James Madison Papers

To James Madison from William C. C. Claiborne, 7 September 1808

New-Orleans, Sept. 7th. 1808.


Eight days ago, Mr. Cevallos, an admiral in the Spanish service, & the late Commandant on the Vera-Crux station arrived in this City, and, on yesterday, it being stated in one of the New-papers that a Vessel had arrived hence from Pensacola with dispatches to Admiral Cevallos from Governor Folch, I sent a verbal message to Mr. Cevallos, expressive of my wish to see him, & shortly thereafter he attended at the Government House. Mr. Cevallos began to apologise for not having (previously) paid his respects to me, complaining of ill health, and the deranged State of his wardrobe; But he was assured, that no apology of the kind was necessary; that ours was not a Government of Etiquette, nor did the Executive of this Territory exact visits of ceremony from any one; But (in the present state of things) I had required his presence at the Government House from a principle of duty, That amidst the conflicts of a troubled world, & when the Revolutionary Spirit had reached the Spanish Provinces immediately in this vicinity, it was impossible for the American Government, to look with Indifference on the passing Scenes. I must therefore request him to state, under what circumstances and with what views he had come to this City? Mr. Cevallos with promptitude and apparent frankness answered, that "he had fled in great haste from an enraged populace, whose resentment he incured, by taking the necessary measures to prevent a French officer from being massacred, who had arrived at Vera-Crux with dispatches from the French Government & that he had repaired to this City, as a place of safety & where he proposed to remain, until he could procure a passage to some port in Spain"!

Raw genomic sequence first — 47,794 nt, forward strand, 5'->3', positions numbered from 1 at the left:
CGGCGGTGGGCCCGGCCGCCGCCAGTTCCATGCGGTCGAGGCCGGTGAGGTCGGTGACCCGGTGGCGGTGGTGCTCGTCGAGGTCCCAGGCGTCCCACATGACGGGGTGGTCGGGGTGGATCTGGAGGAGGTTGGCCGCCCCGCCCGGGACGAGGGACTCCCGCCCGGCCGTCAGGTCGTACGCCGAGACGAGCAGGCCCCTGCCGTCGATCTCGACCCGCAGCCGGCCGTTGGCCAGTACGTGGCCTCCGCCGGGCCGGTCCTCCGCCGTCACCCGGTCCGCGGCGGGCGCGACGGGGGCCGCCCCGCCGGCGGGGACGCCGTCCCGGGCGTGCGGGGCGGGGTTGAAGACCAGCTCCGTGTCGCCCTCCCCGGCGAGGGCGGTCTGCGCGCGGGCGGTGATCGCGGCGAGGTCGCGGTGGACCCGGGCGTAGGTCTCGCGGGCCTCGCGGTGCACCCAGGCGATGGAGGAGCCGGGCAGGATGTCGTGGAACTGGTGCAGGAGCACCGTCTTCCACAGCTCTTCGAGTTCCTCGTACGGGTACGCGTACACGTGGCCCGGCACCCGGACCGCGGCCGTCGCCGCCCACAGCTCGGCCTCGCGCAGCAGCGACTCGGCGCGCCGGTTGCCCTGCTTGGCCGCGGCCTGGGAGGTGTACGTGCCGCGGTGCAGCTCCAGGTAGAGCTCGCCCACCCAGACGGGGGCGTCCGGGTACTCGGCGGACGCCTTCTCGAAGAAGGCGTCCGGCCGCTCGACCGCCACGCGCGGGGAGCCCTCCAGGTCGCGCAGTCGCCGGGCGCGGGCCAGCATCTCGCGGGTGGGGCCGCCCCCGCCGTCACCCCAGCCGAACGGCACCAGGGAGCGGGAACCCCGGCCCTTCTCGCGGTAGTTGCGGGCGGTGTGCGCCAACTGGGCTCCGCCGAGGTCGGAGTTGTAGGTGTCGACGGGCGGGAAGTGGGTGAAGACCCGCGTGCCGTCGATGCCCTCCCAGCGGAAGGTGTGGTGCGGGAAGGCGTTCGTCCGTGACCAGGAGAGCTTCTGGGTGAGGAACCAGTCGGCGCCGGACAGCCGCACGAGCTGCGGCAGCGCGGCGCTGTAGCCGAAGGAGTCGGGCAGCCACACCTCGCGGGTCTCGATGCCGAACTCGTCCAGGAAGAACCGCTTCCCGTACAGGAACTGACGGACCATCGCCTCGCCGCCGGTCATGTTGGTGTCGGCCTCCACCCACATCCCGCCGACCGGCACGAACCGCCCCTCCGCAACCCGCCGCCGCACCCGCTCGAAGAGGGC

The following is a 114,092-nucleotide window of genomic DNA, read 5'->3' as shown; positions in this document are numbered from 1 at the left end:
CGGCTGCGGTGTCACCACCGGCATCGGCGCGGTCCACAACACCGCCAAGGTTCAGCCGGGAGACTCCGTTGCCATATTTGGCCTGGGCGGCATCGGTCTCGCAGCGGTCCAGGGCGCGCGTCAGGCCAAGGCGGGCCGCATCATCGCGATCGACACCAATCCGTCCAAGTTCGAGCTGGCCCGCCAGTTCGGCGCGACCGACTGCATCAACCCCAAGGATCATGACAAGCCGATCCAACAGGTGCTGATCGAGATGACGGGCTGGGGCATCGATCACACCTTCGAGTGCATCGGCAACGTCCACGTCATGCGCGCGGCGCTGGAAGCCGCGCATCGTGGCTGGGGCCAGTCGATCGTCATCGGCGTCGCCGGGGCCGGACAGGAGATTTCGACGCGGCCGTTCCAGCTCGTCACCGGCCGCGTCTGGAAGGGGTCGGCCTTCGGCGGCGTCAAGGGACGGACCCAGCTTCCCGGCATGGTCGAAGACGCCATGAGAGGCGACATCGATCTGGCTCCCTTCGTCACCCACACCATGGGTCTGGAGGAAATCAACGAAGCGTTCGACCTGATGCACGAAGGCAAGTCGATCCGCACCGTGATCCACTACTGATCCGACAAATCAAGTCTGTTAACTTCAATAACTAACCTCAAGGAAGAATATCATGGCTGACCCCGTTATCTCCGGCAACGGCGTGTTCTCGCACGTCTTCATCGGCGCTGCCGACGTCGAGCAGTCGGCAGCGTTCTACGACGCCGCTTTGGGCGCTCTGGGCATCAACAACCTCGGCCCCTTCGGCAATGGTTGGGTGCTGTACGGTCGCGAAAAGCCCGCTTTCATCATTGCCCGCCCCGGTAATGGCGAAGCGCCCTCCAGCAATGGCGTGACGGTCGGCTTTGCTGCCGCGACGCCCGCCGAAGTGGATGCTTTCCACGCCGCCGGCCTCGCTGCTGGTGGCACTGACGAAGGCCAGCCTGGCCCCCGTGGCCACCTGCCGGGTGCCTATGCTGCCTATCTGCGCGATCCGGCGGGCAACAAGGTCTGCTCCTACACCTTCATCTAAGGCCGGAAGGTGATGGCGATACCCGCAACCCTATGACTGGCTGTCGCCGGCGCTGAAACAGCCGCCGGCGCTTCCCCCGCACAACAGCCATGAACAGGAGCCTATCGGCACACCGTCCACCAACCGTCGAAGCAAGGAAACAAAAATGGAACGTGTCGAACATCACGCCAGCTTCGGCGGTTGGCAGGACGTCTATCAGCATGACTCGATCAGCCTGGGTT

I then informed Mr. Cevallos, that my enquiries being answered, & I presumed with entire candour, it remained for me to say to him, that the Asylum, he had sought was a safe one, for he was now under the protection of the American Government. The conversation continuing Mr. Cevallos gave me to understand, that except at Vera-Crux, the most perfect good order (at the period of his departure) prevailed thro’out Mexico; that the Vice Roy had caused Ferdinand 7th. to be proclaimed (King) and had indirectly acknowledged the Council of Seville, by causing the Declaration of war against France to be also proclaimed. As related to the dispatches from Governor Folch, Mr. Cevallos, represented them to contain only an invitation to him to repair to Pensacola, and an application for a Loan of Money for public purposes, if he had any to spare. Mr. Cevallos, is a Nephew of the Spanish Minister of that name, & is supposed here to be in the interest of Bonaparte. I have the honor to be, Sir, very respectfully, yo: mo: obt. Servt.

William C. C. Claiborne

DNA: RG 59-TP-Territorial Papers, Orleans.

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